H. Hunter Handsfield, MD
H. Hunter Handsfield, MD
42 months ago
Nobody can say that such transmission, e.g. by saliva, is impossible. But in the busiest STD clinics, we never see gonorrhea patients whose only exposure was hand-genital contact -- and as in your case, many of those events are lubricated with saliva. So any risk is so rare that we are unaware of any such cases.

It is true that urethral gonorrhea "sometimes" causes no symptoms. However, "sometimes" is in the 1-2% range. The vast majority of infected persons have obvious symptoms. (This is an area with which I am extremely familiar. Here is a link to the most extensive and important research study ever done on asymptomatic gonorrhea in men (note the senior author):  https://www.ncbi.nlm.nih.gov/pubmed/4202519

There has never been a proved case of HIV transmitted by oral sex, mouth to penis. Nobody can say the risk is zero, but CDC has estimated a risk of 1 in 20,000 if the oral partner has HIV. That's equivalent to giving BJs to infected men once daily for 55 years before transmission might be likely. Transmission could be more likely in the presence of pharyngeal gonorrhea, but probably not by much. And it sounds unlikely your partner has HIV. (Your "several months" statement is wrong. With the modern HIV tests, almost all infected people are positive by 4 weeks and for sure all by 6 weeks.)

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41 months ago
Thanks Dr. Handsfield for your help with this. Sorry for the delay in asking a follow up question, but I ended up being let go from my job and unfortunately my health insurance situation has made it difficult for me to actually get tested and treated. So I wanted to see how concerned I should be about the possibility of pharyngeal gonorrhea and any complications that might arise from it.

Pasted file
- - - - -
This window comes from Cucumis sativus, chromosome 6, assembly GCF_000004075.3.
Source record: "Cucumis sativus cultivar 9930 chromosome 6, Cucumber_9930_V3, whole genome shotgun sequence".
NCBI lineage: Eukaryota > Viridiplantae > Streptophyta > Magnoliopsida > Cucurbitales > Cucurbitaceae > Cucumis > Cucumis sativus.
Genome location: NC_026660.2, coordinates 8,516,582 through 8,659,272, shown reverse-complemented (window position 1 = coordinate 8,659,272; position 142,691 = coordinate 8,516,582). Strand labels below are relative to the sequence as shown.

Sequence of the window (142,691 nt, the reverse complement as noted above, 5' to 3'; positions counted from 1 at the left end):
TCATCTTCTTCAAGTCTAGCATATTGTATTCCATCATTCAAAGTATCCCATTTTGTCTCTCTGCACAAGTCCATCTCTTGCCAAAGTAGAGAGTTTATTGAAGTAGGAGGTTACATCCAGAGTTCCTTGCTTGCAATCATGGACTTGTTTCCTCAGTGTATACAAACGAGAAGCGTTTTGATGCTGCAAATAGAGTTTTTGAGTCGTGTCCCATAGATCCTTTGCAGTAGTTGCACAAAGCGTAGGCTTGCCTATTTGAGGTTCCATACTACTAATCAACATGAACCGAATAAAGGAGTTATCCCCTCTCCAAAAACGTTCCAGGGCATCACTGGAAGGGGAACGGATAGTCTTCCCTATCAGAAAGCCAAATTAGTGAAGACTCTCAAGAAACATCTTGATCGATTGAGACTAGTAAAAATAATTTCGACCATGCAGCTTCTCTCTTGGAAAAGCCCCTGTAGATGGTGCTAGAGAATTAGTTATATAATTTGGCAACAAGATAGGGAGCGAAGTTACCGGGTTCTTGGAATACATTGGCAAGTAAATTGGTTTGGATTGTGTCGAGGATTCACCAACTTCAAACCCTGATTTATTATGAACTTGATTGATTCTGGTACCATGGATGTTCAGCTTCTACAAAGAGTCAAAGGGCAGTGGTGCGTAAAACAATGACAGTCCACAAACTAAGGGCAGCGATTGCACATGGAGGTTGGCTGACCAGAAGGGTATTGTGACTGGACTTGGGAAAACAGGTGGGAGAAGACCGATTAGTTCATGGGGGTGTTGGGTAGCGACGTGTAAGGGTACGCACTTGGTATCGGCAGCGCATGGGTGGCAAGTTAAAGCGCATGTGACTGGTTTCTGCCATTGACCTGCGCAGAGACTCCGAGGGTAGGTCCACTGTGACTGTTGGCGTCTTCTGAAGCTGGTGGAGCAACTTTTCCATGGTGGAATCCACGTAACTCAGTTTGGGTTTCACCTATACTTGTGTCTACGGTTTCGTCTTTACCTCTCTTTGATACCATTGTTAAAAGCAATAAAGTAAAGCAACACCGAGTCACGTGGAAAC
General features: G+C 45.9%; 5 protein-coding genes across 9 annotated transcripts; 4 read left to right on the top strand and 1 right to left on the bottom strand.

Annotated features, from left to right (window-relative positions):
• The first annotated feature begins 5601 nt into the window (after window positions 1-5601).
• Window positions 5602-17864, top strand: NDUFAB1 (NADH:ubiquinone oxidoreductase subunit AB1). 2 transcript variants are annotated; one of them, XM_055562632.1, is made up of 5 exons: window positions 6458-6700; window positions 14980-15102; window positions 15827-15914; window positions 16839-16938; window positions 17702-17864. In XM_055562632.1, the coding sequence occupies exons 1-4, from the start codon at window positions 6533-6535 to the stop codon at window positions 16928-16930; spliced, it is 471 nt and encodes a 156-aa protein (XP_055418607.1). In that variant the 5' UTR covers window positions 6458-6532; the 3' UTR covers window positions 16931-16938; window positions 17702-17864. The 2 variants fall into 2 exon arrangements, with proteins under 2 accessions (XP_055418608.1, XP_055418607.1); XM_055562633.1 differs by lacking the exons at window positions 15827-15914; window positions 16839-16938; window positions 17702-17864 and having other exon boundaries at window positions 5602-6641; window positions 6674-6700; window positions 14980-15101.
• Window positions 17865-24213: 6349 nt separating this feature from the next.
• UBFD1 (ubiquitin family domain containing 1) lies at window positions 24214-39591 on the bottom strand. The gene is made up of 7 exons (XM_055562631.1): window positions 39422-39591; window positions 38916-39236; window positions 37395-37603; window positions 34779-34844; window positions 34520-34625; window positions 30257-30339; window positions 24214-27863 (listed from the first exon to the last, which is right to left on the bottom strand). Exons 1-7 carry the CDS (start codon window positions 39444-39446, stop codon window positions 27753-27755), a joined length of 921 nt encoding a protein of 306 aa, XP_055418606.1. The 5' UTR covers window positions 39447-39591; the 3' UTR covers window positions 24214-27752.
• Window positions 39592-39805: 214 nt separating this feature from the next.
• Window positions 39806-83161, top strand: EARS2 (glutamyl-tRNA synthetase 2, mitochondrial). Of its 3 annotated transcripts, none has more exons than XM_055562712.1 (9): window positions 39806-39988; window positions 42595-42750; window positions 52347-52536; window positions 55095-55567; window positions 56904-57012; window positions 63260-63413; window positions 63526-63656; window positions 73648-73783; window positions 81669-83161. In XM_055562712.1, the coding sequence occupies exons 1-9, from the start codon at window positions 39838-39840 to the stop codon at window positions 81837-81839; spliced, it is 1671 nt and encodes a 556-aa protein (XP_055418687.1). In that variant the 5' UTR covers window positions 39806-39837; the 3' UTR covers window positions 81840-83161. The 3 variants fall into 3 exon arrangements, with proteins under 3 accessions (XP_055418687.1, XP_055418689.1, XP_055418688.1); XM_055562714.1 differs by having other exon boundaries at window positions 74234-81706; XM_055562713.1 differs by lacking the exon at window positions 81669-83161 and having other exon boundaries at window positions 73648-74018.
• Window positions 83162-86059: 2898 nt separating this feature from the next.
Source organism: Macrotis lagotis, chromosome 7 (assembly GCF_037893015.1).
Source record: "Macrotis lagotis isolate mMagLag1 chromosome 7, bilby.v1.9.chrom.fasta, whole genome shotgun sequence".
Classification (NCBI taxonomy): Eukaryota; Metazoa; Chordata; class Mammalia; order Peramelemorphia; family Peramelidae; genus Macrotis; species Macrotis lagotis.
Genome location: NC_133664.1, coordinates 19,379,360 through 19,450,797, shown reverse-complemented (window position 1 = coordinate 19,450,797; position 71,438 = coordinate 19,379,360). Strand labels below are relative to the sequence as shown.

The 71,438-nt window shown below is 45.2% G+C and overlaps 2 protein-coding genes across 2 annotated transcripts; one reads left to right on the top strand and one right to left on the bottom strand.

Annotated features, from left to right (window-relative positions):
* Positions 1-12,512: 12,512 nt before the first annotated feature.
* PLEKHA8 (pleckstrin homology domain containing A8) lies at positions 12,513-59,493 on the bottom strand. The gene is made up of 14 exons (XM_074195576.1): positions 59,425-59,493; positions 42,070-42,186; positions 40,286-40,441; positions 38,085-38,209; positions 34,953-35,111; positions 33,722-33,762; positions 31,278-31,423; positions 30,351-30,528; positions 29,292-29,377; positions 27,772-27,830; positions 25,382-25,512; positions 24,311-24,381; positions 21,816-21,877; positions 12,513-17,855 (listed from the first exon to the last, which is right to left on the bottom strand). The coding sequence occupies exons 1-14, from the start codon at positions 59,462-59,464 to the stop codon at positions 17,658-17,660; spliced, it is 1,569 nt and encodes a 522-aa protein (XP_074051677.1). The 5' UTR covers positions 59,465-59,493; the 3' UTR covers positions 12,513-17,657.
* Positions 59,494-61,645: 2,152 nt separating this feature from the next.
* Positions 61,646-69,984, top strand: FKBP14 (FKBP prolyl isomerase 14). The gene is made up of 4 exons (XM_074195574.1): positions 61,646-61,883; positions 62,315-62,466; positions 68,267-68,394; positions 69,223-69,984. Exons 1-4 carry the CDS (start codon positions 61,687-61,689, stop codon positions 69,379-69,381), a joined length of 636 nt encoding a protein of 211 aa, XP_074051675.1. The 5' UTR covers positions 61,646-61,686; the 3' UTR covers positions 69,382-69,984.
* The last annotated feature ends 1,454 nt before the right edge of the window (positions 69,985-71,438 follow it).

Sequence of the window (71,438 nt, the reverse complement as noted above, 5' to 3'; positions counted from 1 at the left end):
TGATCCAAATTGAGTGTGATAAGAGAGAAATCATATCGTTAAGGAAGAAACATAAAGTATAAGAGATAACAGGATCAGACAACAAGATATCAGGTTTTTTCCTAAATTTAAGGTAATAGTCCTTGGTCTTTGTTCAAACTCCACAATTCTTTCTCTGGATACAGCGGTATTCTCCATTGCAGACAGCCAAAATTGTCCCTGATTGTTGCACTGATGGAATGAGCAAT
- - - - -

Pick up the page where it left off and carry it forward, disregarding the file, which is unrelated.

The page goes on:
How easy is it to contract gonorrhea in the throat, and how likely is it to clear up on its own / lead to further problems (like additional infection in the body or becoming difficult to treat with antibiotics)? I trust based on your earlier responses that I have no reason to worry about urethral infection, but since I performed oral sex on a male who tested positive for gonorrhea I'm worried about that exposure still. It's my understanding that gonorrhea doesn't thrive very well in the throat, but I don't want to ignore the possibility for too long while I sort out my healthcare situation.
H. Hunter Handsfield, MD
H. Hunter Handsfield, MD
41 months ago
I don't think I can answer your question about "how concerned" you should be about pharyngeal gonorrhea any better than I already have. Clearly you were exposed. We don't know the risk of acquiring it on a per-exposure basis, but it's probably fairly high, maybe a 50% chance? Most infections clear up on their own, but it can take a long time, at least a few weeks and often several months.

Your local or state health department may have an STD clinic, or other public health clinics, where you could be tested and treated at little or no cost. Please check it out. (Such clinics used to be nearly universally available in urban areas and even small towns -- not so much in the past few years, with changing fundiing of public health.) One way or another, you should do whatever is necessary to at least get treated and, ideally, have a throat swab to test for gonorrhea.